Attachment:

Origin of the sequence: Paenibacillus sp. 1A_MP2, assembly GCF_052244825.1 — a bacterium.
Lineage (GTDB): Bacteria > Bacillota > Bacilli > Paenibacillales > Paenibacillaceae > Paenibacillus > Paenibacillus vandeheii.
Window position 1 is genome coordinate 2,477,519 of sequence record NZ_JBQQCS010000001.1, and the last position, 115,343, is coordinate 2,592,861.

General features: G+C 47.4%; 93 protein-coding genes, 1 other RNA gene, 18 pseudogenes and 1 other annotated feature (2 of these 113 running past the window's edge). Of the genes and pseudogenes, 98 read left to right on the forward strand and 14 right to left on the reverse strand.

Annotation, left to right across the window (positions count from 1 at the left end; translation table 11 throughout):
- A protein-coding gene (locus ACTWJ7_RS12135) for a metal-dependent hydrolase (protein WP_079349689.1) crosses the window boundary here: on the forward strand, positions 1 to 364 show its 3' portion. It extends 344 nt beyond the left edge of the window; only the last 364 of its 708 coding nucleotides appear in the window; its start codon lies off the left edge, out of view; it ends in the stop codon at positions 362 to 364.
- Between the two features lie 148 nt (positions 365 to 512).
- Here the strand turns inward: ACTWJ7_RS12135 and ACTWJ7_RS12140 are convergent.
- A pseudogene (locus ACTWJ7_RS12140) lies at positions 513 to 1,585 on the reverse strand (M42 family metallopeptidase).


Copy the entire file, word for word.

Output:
Origin of the sequence: Paenibacillus sp. 1A_MP2, assembly GCF_052244825.1 — a bacterium.
Lineage (GTDB): Bacteria > Bacillota > Bacilli > Paenibacillales > Paenibacillaceae > Paenibacillus > Paenibacillus vandeheii.
Window position 1 is genome coordinate 2,477,519 of sequence record NZ_JBQQCS010000001.1, and the last position, 115,343, is coordinate 2,592,861.

General features: G+C 47.4%; 93 protein-coding genes, 1 other RNA gene, 18 pseudogenes and 1 other annotated feature (2 of these 113 running past the window's edge). Of the genes and pseudogenes, 98 read left to right on the forward strand and 14 right to left on the reverse strand.

Annotation, left to right across the window (positions count from 1 at the left end; translation table 11 throughout):
- A protein-coding gene (locus ACTWJ7_RS12135) for a metal-dependent hydrolase (protein WP_079349689.1) crosses the window boundary here: on the forward strand, positions 1 to 364 show its 3' portion. It extends 344 nt beyond the left edge of the window; only the last 364 of its 708 coding nucleotides appear in the window; its start codon lies off the left edge, out of view; it ends in the stop codon at positions 362 to 364.
- Between the two features lie 148 nt (positions 365 to 512).
- Here the strand turns inward: ACTWJ7_RS12135 and ACTWJ7_RS12140 are convergent.
- A pseudogene (locus ACTWJ7_RS12140) lies at positions 513 to 1,585 on the reverse strand (M42 family metallopeptidase).